Work From Anywhere - how does it work in reality?

Collage of European travels
Posting date: 16 Dec 2022

The world of work is changing and as a people professional, this means constantly seeking ways to get ahead by introducing new initiatives to enhance the employee experience, to attract and retain the best talent.

In the past 12 months at Stanton House, we have overhauled our entire flexibility approach by introducing enhanced annual leave, encouraging flexible hours and changing our contractual working hours and the big one – Work From Anywhere or ‘WFA’.  

In this blog I talk about my experience of WFA, both from an employer’s perspective to help HR professionals and business leaders implement the scheme, and also as an employee, who made use of the scheme herself, to show you how to make it work for you!

What is Work from Anywhere?

Unlike ‘Hybrid Working’ and ‘Flexible Working’, there are currently no HR or business definitions for Work From Anywhere. This is why many schemes shared publicly by companies like Spotify, Airbnb and Salesforce, vary in approach.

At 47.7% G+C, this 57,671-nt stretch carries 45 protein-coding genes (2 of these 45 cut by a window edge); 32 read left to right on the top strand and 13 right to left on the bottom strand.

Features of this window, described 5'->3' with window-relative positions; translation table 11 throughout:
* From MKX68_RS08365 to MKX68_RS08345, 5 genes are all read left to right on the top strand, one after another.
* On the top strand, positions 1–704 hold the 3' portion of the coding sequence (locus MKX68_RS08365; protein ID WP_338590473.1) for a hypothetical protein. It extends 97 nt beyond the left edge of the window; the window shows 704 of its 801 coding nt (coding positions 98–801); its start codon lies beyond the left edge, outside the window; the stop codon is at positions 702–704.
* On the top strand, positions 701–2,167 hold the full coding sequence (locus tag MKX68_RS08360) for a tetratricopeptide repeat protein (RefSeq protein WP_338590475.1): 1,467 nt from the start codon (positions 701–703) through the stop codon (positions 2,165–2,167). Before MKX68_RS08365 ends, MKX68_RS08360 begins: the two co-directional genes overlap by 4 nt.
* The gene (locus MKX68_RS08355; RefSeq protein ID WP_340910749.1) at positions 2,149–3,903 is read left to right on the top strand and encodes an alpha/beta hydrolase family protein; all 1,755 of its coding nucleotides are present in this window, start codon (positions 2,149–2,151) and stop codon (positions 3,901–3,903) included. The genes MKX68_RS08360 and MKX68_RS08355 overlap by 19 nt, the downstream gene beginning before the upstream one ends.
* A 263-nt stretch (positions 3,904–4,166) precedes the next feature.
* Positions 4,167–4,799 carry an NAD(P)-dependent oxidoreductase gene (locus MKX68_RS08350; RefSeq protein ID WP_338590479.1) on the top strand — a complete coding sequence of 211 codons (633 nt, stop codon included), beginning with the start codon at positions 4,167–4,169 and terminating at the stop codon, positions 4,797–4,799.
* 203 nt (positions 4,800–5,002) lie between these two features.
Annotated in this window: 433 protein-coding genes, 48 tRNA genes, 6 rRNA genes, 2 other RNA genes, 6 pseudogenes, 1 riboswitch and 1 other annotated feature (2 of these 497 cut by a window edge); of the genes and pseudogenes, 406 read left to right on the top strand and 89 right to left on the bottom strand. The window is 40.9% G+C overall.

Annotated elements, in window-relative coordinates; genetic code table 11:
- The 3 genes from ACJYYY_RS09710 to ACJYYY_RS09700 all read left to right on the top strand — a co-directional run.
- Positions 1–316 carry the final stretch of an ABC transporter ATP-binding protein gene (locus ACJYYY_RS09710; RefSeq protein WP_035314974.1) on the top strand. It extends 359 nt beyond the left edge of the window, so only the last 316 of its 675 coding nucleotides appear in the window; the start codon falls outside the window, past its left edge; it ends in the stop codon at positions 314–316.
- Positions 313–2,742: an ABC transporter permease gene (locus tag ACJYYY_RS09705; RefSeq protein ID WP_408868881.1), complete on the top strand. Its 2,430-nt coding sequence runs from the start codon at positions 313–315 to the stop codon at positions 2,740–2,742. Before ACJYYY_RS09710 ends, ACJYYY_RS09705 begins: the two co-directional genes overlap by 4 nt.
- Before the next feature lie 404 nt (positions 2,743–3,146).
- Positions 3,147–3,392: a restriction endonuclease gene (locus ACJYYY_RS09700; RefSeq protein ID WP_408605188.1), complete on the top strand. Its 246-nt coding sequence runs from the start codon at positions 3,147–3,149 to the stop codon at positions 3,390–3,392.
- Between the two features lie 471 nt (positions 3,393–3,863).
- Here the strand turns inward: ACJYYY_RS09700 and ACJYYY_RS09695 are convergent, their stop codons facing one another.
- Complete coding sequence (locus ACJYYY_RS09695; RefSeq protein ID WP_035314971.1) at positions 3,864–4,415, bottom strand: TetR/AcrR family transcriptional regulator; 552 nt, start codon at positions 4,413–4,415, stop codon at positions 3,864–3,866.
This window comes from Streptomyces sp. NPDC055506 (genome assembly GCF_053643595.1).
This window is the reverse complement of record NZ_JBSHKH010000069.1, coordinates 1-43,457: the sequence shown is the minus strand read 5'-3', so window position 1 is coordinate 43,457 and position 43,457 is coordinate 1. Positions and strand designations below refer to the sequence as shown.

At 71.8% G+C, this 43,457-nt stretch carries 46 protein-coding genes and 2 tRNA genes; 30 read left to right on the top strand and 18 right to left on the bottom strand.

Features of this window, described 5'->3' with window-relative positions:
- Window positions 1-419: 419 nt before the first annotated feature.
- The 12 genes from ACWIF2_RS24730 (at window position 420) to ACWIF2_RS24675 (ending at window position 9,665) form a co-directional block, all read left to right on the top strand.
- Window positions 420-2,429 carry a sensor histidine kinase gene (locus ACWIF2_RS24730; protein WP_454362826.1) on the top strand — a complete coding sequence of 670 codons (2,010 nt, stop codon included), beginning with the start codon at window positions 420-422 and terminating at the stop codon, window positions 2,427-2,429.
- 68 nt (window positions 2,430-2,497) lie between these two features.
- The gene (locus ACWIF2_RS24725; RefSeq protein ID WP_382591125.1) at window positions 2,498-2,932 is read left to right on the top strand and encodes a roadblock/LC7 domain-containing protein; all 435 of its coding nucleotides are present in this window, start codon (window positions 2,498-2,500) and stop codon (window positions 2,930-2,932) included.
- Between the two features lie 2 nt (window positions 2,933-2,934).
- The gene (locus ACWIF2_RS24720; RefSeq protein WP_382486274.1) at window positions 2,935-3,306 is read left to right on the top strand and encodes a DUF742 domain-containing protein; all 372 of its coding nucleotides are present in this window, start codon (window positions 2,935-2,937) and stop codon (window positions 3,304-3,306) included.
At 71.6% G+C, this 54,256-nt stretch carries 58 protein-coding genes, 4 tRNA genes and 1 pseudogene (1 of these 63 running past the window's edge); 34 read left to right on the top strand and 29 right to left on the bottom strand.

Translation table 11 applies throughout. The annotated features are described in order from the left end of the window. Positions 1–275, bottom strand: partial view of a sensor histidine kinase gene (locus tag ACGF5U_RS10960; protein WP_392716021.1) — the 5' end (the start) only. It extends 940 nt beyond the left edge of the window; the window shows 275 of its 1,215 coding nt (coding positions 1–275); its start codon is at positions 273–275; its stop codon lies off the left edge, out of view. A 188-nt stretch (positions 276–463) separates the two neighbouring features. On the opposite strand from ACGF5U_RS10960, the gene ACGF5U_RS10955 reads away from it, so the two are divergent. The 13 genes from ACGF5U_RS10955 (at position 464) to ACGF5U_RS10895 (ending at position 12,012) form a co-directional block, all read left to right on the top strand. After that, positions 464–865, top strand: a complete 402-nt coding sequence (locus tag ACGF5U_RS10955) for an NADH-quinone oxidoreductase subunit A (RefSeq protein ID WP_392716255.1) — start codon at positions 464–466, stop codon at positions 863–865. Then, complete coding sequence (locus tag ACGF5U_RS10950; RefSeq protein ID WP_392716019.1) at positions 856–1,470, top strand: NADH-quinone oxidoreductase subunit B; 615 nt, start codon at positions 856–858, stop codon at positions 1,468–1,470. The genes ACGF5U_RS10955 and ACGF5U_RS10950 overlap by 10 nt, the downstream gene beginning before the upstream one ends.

In my experience, WFA is part of an employer’s flexible approach to working and it typically means employees can choose to work remotely, either temporarily or permanently, whilst able to deliver on their performance and remain connected to company culture and goals.  

For Stanton House, the WFA scheme means our people can request to work remotely on a temporary basis throughout their employment.


Does the scheme work for your business?

Firstly, it’s important to consider whether this scheme works for your business, both practically and strategically.

There’s no right or wrong answer as to whether you should implement a Work From Anywhere scheme, but if you can offer some form of remote working and choose not to without good reason or communication, it’s highly likely you will lose talent to your competitors.